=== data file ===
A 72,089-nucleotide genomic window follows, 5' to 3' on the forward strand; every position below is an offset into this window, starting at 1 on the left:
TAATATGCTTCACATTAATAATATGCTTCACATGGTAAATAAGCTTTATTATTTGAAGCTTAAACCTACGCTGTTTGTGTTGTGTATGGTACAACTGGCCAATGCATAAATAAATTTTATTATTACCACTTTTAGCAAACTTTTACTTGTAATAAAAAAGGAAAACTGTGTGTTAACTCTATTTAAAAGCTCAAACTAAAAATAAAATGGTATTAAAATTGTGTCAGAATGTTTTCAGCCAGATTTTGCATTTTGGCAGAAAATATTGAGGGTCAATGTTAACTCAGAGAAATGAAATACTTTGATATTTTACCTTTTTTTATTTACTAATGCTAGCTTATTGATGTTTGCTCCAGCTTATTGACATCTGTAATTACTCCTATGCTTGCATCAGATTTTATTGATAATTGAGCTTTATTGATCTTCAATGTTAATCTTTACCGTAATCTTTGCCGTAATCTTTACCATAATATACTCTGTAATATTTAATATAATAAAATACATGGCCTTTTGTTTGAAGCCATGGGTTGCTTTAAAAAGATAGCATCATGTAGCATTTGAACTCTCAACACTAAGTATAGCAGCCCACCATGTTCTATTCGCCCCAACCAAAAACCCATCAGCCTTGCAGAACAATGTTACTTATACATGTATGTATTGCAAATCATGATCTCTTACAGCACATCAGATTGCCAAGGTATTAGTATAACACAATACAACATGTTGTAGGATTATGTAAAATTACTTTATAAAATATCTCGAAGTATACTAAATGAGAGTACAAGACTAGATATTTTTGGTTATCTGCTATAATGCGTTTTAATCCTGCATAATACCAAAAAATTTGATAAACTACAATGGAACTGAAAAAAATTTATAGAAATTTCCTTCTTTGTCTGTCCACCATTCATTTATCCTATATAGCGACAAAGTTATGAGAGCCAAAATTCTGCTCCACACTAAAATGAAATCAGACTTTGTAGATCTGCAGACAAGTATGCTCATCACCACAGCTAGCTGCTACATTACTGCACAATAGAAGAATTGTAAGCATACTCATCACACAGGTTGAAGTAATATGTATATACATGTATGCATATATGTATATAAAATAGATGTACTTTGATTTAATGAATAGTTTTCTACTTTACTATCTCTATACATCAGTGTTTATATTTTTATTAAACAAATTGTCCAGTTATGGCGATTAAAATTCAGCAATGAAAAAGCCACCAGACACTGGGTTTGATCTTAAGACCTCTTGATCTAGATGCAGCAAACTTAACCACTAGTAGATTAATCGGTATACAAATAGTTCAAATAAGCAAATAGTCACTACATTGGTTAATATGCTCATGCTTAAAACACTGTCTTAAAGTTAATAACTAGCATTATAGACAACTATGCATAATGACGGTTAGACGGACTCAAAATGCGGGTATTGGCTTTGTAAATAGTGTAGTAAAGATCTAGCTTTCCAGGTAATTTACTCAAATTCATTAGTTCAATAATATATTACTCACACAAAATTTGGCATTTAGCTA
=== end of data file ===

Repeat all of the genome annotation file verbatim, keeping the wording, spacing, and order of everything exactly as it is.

A 72,089-nucleotide genomic window follows, 5' to 3' on the forward strand; every position below is an offset into this window, starting at 1 on the left:
TAATATGCTTCACATTAATAATATGCTTCACATGGTAAATAAGCTTTATTATTTGAAGCTTAAACCTACGCTGTTTGTGTTGTGTATGGTACAACTGGCCAATGCATAAATAAATTTTATTATTACCACTTTTAGCAAACTTTTACTTGTAATAAAAAAGGAAAACTGTGTGTTAACTCTATTTAAAAGCTCAAACTAAAAATAAAATGGTATTAAAATTGTGTCAGAATGTTTTCAGCCAGATTTTGCATTTTGGCAGAAAATATTGAGGGTCAATGTTAACTCAGAGAAATGAAATACTTTGATATTTTACCTTTTTTTATTTACTAATGCTAGCTTATTGATGTTTGCTCCAGCTTATTGACATCTGTAATTACTCCTATGCTTGCATCAGATTTTATTGATAATTGAGCTTTATTGATCTTCAATGTTAATCTTTACCGTAATCTTTGCCGTAATCTTTACCATAATATACTCTGTAATATTTAATATAATAAAATACATGGCCTTTTGTTTGAAGCCATGGGTTGCTTTAAAAAGATAGCATCATGTAGCATTTGAACTCTCAACACTAAGTATAGCAGCCCACCATGTTCTATTCGCCCCAACCAAAAACCCATCAGCCTTGCAGAACAATGTTACTTATACATGTATGTATTGCAAATCATGATCTCTTACAGCACATCAGATTGCCAAGGTATTAGTATAACACAATACAACATGTTGTAGGATTATGTAAAATTACTTTATAAAATATCTCGAAGTATACTAAATGAGAGTACAAGACTAGATATTTTTGGTTATCTGCTATAATGCGTTTTAATCCTGCATAATACCAAAAAATTTGATAAACTACAATGGAACTGAAAAAAATTTATAGAAATTTCCTTCTTTGTCTGTCCACCATTCATTTATCCTATATAGCGACAAAGTTATGAGAGCCAAAATTCTGCTCCACACTAAAATGAAATCAGACTTTGTAGATCTGCAGACAAGTATGCTCATCACCACAGCTAGCTGCTACATTACTGCACAATAGAAGAATTGTAAGCATACTCATCACACAGGTTGAAGTAATATGTATATACATGTATGCATATATGTATATAAAATAGATGTACTTTGATTTAATGAATAGTTTTCTACTTTACTATCTCTATACATCAGTGTTTATATTTTTATTAAACAAATTGTCCAGTTATGGCGATTAAAATTCAGCAATGAAAAAGCCACCAGACACTGGGTTTGATCTTAAGACCTCTTGATCTAGATGCAGCAAACTTAACCACTAGTAGATTAATCGGTATACAAATAGTTCAAATAAGCAAATAGTCACTACATTGGTTAATATGCTCATGCTTAAAACACTGTCTTAAAGTTAATAACTAGCATTATAGACAACTATGCATAATGACGGTTAGACGGACTCAAAATGCGGGTATTGGCTTTGTAAATAGTGTAGTAAAGATCTAGCTTTCCAGGTAATTTACTCAAATTCATTAGTTCAATAATATATTACTCACACAAAATTTGGCATTTAGCTA